So what can that be?
Of late I and several others have been very busy with a project that has kept us from painting as much as we would like to. But it hasn’t prevented us completely from spending some time with pencils or brushes in our hands. You will find out about it soon enough, when we have done enough preparation work to tell you all about it.
Another thing that the project doesn’t prevent us from doing is looking.
Many people think that because it is winter, cold and bitter outside, that plants aren’t growing, or that they are hidden away. They can’t imagine that there are some beautiful flowers out, even at this time. But, if they use their eyes, they will see so many lovely things in the gardens and the hedgerows. Some blooming, some dying or dead, but have taken on a beauty all their own. Bare branches are an absolute treat with so many colours and textures now visible.
A lot of plants that are poking through the soil at the moment are not native to this country, such as Tulips. Many plants seem to belong here because they are commonplace in all our gardens, but many were imported at one time or another and therefore are not indigenous.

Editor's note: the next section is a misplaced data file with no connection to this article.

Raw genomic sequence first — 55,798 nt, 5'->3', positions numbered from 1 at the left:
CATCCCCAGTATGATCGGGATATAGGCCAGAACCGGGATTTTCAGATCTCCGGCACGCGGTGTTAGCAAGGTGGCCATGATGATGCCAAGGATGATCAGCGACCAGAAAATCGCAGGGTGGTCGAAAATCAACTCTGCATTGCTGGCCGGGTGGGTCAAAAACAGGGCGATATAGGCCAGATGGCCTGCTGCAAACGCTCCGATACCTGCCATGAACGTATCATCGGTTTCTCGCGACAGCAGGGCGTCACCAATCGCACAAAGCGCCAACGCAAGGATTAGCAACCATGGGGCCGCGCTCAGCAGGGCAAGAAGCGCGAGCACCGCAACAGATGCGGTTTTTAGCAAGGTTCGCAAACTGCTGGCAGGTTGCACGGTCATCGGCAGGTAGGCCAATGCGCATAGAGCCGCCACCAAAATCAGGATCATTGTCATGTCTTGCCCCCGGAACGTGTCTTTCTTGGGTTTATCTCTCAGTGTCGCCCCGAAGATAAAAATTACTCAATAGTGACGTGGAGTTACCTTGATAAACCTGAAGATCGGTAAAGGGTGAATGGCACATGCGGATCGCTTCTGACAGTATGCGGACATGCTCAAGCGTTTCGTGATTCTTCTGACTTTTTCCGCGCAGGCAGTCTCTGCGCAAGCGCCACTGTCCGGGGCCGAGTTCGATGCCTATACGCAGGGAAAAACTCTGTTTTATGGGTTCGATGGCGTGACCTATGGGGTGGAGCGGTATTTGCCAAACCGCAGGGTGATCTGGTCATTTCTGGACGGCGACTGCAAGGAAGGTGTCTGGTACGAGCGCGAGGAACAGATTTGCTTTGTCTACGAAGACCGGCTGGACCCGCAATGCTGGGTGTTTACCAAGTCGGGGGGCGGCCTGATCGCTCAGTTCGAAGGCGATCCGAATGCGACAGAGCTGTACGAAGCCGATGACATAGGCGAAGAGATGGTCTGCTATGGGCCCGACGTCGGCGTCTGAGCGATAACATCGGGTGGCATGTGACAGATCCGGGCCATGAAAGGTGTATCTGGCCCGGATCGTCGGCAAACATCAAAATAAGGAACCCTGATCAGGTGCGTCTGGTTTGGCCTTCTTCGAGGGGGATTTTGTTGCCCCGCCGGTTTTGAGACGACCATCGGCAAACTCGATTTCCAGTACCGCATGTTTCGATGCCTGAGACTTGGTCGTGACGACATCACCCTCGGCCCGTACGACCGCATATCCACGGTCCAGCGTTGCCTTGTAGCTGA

As I live in the UK, of course I am focusing more on plants that are common here. Other countries further south, but not so positively affected by the Gulf Stream, may well have their gardens still buried in snow and don’t see the beauty that is lurking under this warm blanket. However there is still beauty in evergreen trees, or in deciduous trees with their growing tips and buds change from day to day.
At the weekend, we were on a hike and I mentioned the snowdrops. But we also saw a lot of Gorse that was flowering. The plant is of course dangerously spikey, but the flowers are a striking yellow and seem to withstand all sorts of temperature thrown at it. Gorse (Ulex)is a native species in the UK.
Look, see and enjoy!